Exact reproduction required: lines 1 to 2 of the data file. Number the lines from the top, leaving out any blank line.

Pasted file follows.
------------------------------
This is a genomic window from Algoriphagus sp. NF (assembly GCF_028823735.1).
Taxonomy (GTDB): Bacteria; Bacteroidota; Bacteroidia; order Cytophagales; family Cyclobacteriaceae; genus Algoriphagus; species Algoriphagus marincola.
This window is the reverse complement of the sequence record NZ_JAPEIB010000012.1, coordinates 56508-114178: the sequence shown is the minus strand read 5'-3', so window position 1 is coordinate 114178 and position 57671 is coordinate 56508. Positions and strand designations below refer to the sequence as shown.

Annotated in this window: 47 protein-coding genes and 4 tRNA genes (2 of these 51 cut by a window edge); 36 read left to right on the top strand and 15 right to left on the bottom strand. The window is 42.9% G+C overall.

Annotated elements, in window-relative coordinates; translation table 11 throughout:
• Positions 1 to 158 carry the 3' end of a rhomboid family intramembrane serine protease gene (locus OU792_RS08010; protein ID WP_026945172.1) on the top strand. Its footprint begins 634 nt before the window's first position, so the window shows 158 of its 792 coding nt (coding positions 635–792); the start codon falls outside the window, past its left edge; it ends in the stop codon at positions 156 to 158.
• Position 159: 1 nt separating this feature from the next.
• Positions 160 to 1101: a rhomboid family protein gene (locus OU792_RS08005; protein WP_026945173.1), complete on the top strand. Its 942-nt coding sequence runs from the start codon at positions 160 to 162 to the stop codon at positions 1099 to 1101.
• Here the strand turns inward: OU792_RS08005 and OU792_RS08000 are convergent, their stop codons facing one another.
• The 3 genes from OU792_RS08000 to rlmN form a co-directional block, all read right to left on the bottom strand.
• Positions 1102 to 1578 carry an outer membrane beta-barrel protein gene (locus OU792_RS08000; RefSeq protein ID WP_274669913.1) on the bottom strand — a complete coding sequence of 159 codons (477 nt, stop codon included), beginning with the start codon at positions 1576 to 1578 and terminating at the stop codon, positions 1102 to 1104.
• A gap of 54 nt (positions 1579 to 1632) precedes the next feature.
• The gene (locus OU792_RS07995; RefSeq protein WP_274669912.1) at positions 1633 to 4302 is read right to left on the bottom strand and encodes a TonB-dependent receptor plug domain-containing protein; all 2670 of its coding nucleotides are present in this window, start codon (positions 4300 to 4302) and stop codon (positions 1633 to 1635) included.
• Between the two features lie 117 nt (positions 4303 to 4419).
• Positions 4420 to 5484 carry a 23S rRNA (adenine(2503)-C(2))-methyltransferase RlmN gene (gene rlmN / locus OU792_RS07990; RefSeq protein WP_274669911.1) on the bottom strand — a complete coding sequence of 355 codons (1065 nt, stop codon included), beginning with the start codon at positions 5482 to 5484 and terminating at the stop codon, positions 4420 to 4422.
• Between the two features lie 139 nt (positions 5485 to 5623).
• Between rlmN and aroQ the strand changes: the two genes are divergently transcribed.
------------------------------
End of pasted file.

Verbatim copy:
This is a genomic window from Algoriphagus sp. NF (assembly GCF_028823735.1).
Taxonomy (GTDB): Bacteria; Bacteroidota; Bacteroidia; order Cytophagales; family Cyclobacteriaceae; genus Algoriphagus; species Algoriphagus marincola.